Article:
US8291972B2 (en) 2008-08-29 2012-10-23 Halliburton Energy Services, Inc. Sand control screen assembly and method for use of same
US20100051262A1 (en) * 2008-08-29 2010-03-04 Halliburton Energy Services, Inc. Sand Control Screen Assembly and Method for Use of Same
US20100051270A1 (en) * 2008-08-29 2010-03-04 Halliburton Energy Services, Inc. Sand Control Screen Assembly and Method for Use of Same
US7814973B2 (en) 2008-08-29 2010-10-19 Halliburton Energy Services, Inc. Sand control screen assembly and method for use of same
US7841409B2 (en) 2008-08-29 2010-11-30 Halliburton Energy Services, Inc. Sand control screen assembly and method for use of same
US7866383B2 (en) 2008-08-29 2011-01-11 Halliburton Energy Services, Inc. Sand control screen assembly and method for use of same
US20110011577A1 (en) * 2008-08-29 2011-01-20 Halliburton Energy Services, Inc. Sand control screen assembly and method for use of same
US20110011586A1 (en) * 2008-08-29 2011-01-20 Halliburton Energy Services, Inc. Sand control screen assembly and method for use of same
US20100258302A1 (en) * 2009-04-08 2010-10-14 Halliburton Energy Services, Inc. Well Screen With Drainage Assembly
US20100258300A1 (en) * 2009-04-08 2010-10-14 Halliburton Energy Services, Inc. Well Screen Assembly With Multi-Gage Wire Wrapped Layer
US8146662B2 (en) 2009-04-08 2012-04-03 Halliburton Energy Services, Inc. Well screen assembly with multi-gage wire wrapped layer
US10145221B2 (en) 2009-04-09 2018-12-04 Halliburton Energy Services, Inc. Securing layers in a well screen assembly
US9605518B2 (en) 2009-04-09 2017-03-28 Halliburton Energy Services, Inc. Securing layers in a well screen assembly
US8251138B2 (en) 2009-04-09 2012-08-28 Halliburton Energy Services, Inc. Securing layers in a well screen assembly
US20100258301A1 (en) * 2009-04-09 2010-10-14 Halliburton Energy Services, Inc. Securing Layers in a Well Screen Assembly
US8256522B2 (en) 2010-04-15 2012-09-04 Halliburton Energy Services, Inc. Sand control screen assembly having remotely disabled reverse flow control capability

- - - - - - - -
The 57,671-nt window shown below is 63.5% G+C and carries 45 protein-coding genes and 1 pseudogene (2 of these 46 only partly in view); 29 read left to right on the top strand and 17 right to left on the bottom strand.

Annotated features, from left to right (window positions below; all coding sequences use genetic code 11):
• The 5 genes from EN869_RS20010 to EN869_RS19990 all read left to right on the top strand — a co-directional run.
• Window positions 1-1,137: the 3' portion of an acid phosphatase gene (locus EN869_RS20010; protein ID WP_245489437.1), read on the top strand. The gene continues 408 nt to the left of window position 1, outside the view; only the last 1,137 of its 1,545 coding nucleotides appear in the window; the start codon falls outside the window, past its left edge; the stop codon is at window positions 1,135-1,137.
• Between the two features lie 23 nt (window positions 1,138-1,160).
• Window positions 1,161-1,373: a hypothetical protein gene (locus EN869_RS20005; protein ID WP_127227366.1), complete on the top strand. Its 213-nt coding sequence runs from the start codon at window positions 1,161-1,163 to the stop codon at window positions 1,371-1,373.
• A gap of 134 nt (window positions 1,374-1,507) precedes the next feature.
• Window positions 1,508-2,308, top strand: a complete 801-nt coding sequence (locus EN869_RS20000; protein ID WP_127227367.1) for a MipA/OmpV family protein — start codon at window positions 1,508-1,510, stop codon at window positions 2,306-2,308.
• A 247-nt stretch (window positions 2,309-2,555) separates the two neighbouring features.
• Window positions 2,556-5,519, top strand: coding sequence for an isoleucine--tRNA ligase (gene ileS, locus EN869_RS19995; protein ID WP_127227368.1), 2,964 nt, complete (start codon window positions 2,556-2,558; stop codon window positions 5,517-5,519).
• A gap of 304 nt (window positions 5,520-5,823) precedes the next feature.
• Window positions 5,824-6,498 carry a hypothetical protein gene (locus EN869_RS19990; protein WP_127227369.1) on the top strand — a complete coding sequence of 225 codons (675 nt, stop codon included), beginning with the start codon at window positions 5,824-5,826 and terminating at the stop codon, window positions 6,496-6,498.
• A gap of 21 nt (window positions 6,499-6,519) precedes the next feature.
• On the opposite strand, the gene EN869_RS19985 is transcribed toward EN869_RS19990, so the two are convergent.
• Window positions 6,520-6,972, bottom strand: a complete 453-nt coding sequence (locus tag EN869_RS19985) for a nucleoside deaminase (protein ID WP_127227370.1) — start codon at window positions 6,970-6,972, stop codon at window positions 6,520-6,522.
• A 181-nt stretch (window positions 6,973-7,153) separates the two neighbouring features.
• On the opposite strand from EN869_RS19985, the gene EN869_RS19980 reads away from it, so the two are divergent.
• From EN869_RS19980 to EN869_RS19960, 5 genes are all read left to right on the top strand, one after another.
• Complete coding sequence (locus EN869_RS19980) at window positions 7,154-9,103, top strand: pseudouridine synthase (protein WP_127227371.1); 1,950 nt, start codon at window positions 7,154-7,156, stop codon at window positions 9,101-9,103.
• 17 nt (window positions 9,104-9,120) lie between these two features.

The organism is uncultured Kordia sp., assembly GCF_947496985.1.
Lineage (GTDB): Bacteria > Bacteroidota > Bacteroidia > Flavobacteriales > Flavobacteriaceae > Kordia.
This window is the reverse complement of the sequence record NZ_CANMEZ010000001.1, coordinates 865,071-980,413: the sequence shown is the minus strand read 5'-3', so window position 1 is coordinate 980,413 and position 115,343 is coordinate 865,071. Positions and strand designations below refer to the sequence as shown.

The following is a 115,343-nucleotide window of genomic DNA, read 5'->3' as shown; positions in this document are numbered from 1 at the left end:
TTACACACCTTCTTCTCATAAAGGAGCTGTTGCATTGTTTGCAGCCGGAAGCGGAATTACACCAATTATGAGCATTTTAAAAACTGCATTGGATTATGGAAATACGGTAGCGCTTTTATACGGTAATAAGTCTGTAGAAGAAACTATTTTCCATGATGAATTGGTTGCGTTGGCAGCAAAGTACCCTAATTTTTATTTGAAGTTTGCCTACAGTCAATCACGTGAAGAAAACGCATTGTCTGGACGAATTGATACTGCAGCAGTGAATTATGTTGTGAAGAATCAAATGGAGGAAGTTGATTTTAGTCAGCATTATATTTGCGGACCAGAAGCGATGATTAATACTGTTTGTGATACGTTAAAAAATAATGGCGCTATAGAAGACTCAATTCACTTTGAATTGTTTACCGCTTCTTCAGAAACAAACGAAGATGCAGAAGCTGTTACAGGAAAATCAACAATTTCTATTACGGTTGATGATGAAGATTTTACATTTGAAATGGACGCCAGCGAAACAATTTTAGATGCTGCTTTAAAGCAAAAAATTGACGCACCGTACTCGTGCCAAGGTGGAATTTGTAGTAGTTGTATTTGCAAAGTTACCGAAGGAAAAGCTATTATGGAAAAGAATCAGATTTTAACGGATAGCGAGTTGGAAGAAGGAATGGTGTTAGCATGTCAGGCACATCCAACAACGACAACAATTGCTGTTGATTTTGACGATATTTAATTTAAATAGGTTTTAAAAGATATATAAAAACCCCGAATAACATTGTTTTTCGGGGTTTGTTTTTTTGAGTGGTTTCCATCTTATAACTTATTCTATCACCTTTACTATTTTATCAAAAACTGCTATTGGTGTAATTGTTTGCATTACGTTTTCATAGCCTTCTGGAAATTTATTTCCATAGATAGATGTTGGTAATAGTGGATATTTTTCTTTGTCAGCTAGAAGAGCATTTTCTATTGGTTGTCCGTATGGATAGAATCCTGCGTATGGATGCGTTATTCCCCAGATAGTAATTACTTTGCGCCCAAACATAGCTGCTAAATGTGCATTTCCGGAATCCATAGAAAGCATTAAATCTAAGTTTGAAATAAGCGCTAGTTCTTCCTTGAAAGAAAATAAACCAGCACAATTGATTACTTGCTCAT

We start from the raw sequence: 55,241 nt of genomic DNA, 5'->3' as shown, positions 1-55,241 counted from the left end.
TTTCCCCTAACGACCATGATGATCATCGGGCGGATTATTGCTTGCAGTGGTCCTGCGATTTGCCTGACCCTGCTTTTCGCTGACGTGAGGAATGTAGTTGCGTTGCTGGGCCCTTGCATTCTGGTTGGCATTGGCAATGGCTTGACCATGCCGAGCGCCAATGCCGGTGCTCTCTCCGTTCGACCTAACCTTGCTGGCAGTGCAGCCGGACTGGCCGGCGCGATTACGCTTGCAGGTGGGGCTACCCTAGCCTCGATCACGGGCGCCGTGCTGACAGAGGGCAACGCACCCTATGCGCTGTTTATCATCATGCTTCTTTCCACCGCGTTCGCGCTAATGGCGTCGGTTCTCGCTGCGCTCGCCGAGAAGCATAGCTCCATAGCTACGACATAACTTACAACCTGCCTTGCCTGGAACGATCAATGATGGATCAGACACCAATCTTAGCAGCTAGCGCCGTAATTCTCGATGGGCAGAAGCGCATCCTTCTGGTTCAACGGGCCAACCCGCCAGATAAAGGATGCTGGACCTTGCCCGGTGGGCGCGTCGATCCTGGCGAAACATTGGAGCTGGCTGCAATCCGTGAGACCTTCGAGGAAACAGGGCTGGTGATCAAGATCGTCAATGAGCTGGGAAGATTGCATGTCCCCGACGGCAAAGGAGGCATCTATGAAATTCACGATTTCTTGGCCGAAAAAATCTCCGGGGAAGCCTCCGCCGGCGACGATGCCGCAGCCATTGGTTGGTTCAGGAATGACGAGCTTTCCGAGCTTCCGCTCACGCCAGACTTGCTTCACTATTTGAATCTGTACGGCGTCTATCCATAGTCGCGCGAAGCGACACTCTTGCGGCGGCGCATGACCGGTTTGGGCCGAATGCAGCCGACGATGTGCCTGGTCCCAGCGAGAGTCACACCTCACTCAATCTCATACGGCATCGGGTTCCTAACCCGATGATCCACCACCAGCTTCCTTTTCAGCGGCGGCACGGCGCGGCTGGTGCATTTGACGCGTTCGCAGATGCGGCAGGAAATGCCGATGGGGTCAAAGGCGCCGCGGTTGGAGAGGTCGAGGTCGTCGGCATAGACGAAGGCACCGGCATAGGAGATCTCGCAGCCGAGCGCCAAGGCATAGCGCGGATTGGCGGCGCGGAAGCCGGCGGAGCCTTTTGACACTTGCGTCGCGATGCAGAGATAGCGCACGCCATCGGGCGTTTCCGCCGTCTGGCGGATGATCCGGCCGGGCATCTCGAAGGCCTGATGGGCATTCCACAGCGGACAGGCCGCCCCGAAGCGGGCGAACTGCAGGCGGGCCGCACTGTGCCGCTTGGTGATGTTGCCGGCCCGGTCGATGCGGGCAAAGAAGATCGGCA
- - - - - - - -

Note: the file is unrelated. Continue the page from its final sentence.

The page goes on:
US8291971B2 (en) 2010-08-13 2012-10-23 Halliburton Energy Services, Inc. Crimped end wrapped on pipe well screen
US8403052B2 (en) 2011-03-11 2013-03-26 Halliburton Energy Services, Inc. Flow control screen assembly having remotely disabled reverse flow control capability
US8485225B2 (en) 2011-06-29 2013-07-16 Halliburton Energy Services, Inc. Flow control screen assembly having remotely disabled reverse flow control capability
US10253605B2 (en) 2012-08-27 2019-04-09 Halliburton Energy Services, Inc. Constructed annular safety valve element package
US20140060815A1 (en) * 2012-09-05 2014-03-06 Schlumberger Technology Corporation Functionally gradient elastomer material for downhole sealing element
US20160084033A1 (en) * 2013-05-03 2016-03-24 Tendeka B.V. A packer and associated methods, seal ring and fixing ring
EP2992174B1 (en) * 2013-05-03 2018-09-19 Tendeka B.V. A packer and associated methods, seal ring and fixing ring
US10370929B2 (en) * 2013-05-03 2019-08-06 Tendeka B.V. Packer and associated methods, seal ring and fixing ring
US9637996B2 (en) 2014-03-18 2017-05-02 Baker Hughes Incorporated Downhole uses of nanospring filled elastomers
CN109759787A (en) * 2018-12-10 2019-05-17 武汉鑫华封机械制造有限责任公司 Iron modeling combination super abrasive high intensity float grease seal ring and its manufacturing method

Also Published As

Publication number Publication date
CA2536616A1 (en) 2006-08-18

Similar Documents

Publication Publication Date Title
US6161838A (en) Cartridge seal stack
US2349170A (en) Sealing device
US7304098B2 (en) Hydrogel for use in downhole seal applications
AU2005314238B2 (en) Combination seal and restraing system for plastic pipe
US6719302B2 (en) Symmetrical gasket for a pipe joint with increased surface contact
EP0105355B1 (en) Valve and stem seal therefor
US5163692A (en) One-piece composite lip seal
EP0237672B1 (en) Seal
CA2380795C (en) Primary rod and piston seal
US4451047A (en) Seal
EP0483097A1 (en) Zero clearance anti-extrusion rings for containment of PTFE packing
US20010020770A1 (en) Hydrodynamic rotary seal with varying slope
US4927386A (en) Electrical cable connector for use in oil wells
EP1639202B1 (en) Flexible coupling with a spring-loaded L-shaped seal ring
US7559366B2 (en) Flex-lock metal seal system for wellhead members
US5066052A (en) Threaded pipe joint having improved seal ring entrapment
US4588029A (en) Expandable metal seal for a well tool
US5165703A (en) Anti-extrusion centering seals and packings
US6641141B2 (en) Self-contained anti-blowout seal for fluids or gases
JP5046940B2 (en) Seal assembly cammed with elastic energy application element
US4253687A (en) Pipe connection
US5979904A (en) Rotary reciprocating seals with exterior metal band
CN101730810B (en) Threaded joint with pressurizable seal
US4588213A (en) Threaded pipe connection
US4428590A (en) Anti-extrusion sealing device with hinge-like bridge section

Legal Events

Date Code Title Description
AS Assignment

Owner name: HALLIBURTON ENERGY SERVICES, INC., TEXAS

Free format text: ASSIGNMENT OF ASSIGNORS INTEREST;ASSIGNOR:LOPEZ, JEAN-MARC;REEL/FRAME:015828/0241

Effective date: 20050328

STCB Information on status: application discontinuation

Free format text: ABANDONED -- FAILURE TO RESPOND TO AN OFFICE ACTION